Girls with Sharp Sticks (Girls with Sharp Sticks, #1)(8)

“Philomena,” Guardian Bose calls from his seat in the front row. I jump, startled.


He stands, chomping on his gum. He grabs Valentine by the arm and pulls her out of the seat. She keeps her eyes downcast, her defiance seeming to have faded away.

“Take the back stairs and go see Dr. Groger,” the Guardian tells me. “Ask him to patch you up.”

I nod, embarrassed again for my earlier behavior. My knee still stings.

The Guardian walks Valentine off the bus, and Anton quickly rushes the rest of the way down the stairs to meet them. He gives the Guardian a pointed look before gently taking Valentine’s elbow and leading her inside.

“Do you want me to come with you?” Sydney asks me as we get to our feet. We follow the other girls off the bus. I tell Sydney that I’ll be fine, but I thank her for the concern. She blows me a kiss before joining the others on the stairs of the school.

As the girls head inside, Mr. Petrov says hello to each of them as they pass, his yellowed teeth crooked in his smile. He assesses each girl, his eyes traveling over their uniforms. Their hair. Their skin. His wife nods along, her gaze drifting from girl to girl.

I round the side of the building and walk to the back steps, which lead to the kitchen entrance.

This room is always loud—dishwasher running, refrigerator humming. There’s a large silver pot on the stove bubbling with water, and Mrs. Decatur, the cook, is chopping carrots at the counter, the knife clicking on the wooden board below it.

Mrs. Decatur is only here Mondays through Fridays. She’s a little older than my parents and wears her white-blond hair pulled into a tight bun. She’s never spoken to me beyond pointing out a recipe. On the weekends, the other girls and I take over the cooking. Home economics is one of the important skills we learn at the academy, the value of an organized domestic life. Cooking, cleaning, hosting, and decorating—we try to excel in each. And if I’m honest, we’re better cooks than Mrs. Decatur. I much prefer the food the girls serve. We at least try to sneak a dash of salt where we can.

Mrs. Decatur glances up at me and I smile. She doesn’t return the pleasantry, and instead grabs a stalk of celery from beside the cutting board and chops again. I push through the room, resisting the urge to grab a piece of carrot on my way.

The hallway from the kitchen is narrow, and it always makes me feel claustrophobic when I have to come through here. The walls are thin plaster and the floors are stained concrete. Unlike the rest of the building, little was done to make this area more palatable. Thankfully, I turn a corner and enter the reception hall.

This is one of the nicest rooms in the entire academy, but the students are rarely allowed in here. It’s mainly used for parental visits and open houses, and the occasional prospective sponsor or investor. It’s finely decorated with dark wood wainscoting and beautiful flowered wallpaper. There are several tables with thick, padded chairs, a red couch with end tables on either side of it, and a buffet.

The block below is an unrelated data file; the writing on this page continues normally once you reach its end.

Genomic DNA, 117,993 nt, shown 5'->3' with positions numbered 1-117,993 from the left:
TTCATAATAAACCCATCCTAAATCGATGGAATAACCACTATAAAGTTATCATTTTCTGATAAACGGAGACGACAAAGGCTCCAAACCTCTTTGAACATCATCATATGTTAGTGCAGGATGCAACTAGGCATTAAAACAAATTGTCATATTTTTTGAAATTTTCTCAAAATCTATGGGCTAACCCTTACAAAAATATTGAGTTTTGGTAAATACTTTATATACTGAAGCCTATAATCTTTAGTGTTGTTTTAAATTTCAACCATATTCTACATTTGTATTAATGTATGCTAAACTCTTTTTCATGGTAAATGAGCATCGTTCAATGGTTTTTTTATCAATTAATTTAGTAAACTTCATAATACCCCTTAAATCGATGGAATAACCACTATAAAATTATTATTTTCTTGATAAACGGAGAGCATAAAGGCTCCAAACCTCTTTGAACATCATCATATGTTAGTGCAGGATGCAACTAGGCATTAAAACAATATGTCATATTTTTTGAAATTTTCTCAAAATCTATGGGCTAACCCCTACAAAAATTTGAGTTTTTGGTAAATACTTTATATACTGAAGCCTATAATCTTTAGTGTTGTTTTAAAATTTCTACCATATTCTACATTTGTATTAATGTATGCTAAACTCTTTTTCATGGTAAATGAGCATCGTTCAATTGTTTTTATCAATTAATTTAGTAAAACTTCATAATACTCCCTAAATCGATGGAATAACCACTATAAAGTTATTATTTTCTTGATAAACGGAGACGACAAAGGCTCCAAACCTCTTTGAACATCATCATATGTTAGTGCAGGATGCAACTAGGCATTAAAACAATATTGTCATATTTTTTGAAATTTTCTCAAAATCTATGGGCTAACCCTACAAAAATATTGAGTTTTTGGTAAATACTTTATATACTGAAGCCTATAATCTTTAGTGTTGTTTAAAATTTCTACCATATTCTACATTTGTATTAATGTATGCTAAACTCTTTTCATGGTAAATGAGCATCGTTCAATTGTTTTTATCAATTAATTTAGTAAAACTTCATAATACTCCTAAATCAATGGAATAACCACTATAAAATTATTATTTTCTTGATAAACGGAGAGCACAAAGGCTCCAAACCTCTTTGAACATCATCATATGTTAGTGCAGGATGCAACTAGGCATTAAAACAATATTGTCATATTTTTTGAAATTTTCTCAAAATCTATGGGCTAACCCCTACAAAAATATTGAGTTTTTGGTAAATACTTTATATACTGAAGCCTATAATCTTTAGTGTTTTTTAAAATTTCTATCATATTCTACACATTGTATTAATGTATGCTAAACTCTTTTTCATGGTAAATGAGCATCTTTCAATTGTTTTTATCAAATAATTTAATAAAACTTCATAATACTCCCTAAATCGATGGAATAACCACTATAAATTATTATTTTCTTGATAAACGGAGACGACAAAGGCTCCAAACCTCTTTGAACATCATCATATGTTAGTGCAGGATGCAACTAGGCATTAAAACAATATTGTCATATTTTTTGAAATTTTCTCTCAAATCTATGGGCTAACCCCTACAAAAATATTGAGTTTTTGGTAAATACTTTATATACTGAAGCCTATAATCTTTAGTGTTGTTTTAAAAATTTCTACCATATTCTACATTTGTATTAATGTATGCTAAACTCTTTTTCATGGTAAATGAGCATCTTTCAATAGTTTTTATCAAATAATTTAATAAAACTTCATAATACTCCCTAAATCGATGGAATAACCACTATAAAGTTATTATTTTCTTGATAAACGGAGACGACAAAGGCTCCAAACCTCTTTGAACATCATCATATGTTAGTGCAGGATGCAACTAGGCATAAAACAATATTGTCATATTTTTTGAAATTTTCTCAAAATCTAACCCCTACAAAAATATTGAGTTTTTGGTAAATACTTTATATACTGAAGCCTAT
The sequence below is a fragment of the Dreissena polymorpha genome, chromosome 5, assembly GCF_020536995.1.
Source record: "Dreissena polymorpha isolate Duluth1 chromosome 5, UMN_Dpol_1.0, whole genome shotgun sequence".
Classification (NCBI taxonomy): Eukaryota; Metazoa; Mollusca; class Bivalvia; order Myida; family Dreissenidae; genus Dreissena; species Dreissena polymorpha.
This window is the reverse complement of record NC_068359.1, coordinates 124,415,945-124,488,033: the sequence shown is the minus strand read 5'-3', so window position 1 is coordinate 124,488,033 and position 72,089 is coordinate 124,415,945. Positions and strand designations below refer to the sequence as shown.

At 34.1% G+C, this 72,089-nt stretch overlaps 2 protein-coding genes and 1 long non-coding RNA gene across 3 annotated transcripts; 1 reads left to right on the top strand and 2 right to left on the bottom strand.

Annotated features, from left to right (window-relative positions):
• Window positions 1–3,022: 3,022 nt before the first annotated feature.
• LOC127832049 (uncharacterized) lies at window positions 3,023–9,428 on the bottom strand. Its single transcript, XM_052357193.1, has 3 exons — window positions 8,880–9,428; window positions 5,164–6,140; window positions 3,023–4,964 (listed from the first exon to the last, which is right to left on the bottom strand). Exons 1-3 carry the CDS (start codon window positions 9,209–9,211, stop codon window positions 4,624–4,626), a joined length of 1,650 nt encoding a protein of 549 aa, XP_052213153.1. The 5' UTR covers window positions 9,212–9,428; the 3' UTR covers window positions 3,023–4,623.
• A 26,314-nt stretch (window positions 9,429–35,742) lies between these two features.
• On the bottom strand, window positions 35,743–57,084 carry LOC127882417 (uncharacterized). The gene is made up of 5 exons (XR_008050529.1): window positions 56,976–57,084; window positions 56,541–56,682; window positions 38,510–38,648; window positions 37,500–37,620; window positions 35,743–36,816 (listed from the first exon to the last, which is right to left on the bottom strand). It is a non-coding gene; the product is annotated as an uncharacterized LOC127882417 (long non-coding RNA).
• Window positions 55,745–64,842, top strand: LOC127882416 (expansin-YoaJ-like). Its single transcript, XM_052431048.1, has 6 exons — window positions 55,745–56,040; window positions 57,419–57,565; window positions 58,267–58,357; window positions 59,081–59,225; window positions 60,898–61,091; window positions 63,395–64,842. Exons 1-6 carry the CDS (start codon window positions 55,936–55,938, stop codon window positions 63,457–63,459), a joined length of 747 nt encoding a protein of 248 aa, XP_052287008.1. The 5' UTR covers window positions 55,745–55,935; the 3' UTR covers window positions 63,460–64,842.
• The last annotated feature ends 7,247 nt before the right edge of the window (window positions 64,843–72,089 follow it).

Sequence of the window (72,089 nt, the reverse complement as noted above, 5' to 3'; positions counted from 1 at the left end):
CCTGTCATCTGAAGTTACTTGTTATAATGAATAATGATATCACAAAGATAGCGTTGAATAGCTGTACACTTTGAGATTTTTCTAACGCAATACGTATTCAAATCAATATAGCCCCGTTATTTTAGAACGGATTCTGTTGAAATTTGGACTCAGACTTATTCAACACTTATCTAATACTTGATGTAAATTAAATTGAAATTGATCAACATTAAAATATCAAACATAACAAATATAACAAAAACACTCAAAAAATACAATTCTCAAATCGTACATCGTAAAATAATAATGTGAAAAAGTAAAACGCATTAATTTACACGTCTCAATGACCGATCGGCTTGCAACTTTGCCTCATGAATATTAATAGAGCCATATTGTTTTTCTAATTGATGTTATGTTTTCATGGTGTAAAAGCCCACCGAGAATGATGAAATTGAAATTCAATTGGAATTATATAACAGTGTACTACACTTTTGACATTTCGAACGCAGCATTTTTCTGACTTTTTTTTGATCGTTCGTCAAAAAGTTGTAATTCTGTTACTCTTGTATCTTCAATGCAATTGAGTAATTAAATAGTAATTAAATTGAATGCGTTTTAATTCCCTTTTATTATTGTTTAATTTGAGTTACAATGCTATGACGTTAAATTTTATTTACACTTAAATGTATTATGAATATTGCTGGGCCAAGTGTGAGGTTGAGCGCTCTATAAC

As students, we have dorm rooms and a few sitting areas throughout the building, but nothing this elaborate. Nothing this nice. Lennon Rose once asked our sewing teacher why we didn’t have a “place to relax,” and he said relaxation was laziness. And that girls needed to stay in top form.

I get through the reception hall and take another turn, finding the back stairs that lead up to the doctor’s office. My knee is sore, but the blood has dried, leaving the skin stiff. When I get to the second-floor landing—the hallway extending to include several other offices for the teachers—I stop at the doctor’s room, my shoulders tight with tension, and knock on the frosted glass.

“Come in,” the doctor calls warmly. I open the door. Dr. Groger is sitting at his desk, several files open in front of him. He has white tufts of curly hair just above his ears on both sides, the top of his head smooth and bald. His glasses are perpetually sliding down his nose, and he pushes them up when I walk in.

“Ah . . . Philomena,” he says, but immediately notices my bloody knee. He stands from his desk quickly and walks over to take my hand. He leads me to the table, and I climb up on the paper-covered pad. Dr. Groger wheels over his stool and a silver tray. He sits in front of me and pushes up his glasses.

“What have you done, my dear?” he asks good-naturedly, wetting a gauze pad to clean my wound. I wince at the sting, and Dr. Groger pouts sympathetically. “Let’s get this taken care of,” he continues. “We wouldn’t want it to scar.”

The doctor is always warning us about scarring, how difficult scars are to repair. How unsightly.

I don’t have any scars. Not one. Sydney has a small, half-moon-shaped scar on her arm from when she got caught on a piece of old razor wire while pulling weeds near the fence last year. The doctor tried, but he couldn’t repair all the damage. Even though he promised her it wasn’t that bad, Sydney’s still a little self-conscious about it. I told her I thought it was cute. Then again, it’s not on my body. I might feel differently then.

Once the doctor is done cleaning my scrape, he inspects it carefully, taking measurements with a steel instrument. He jots something down on a notepad and then opens the metal box on the tray he wheeled over.

“Now stay very still,” he warns in a fatherly voice, patting my knee with his cold hand.

The doctor opens the foil package with the grafts in it and selects the correct size. Using a pair of tweezers, Dr. Groger lays the small skin graft over my scrape and presses the edges down until they stick. He takes his time to be precise.

Suzanne Young's Books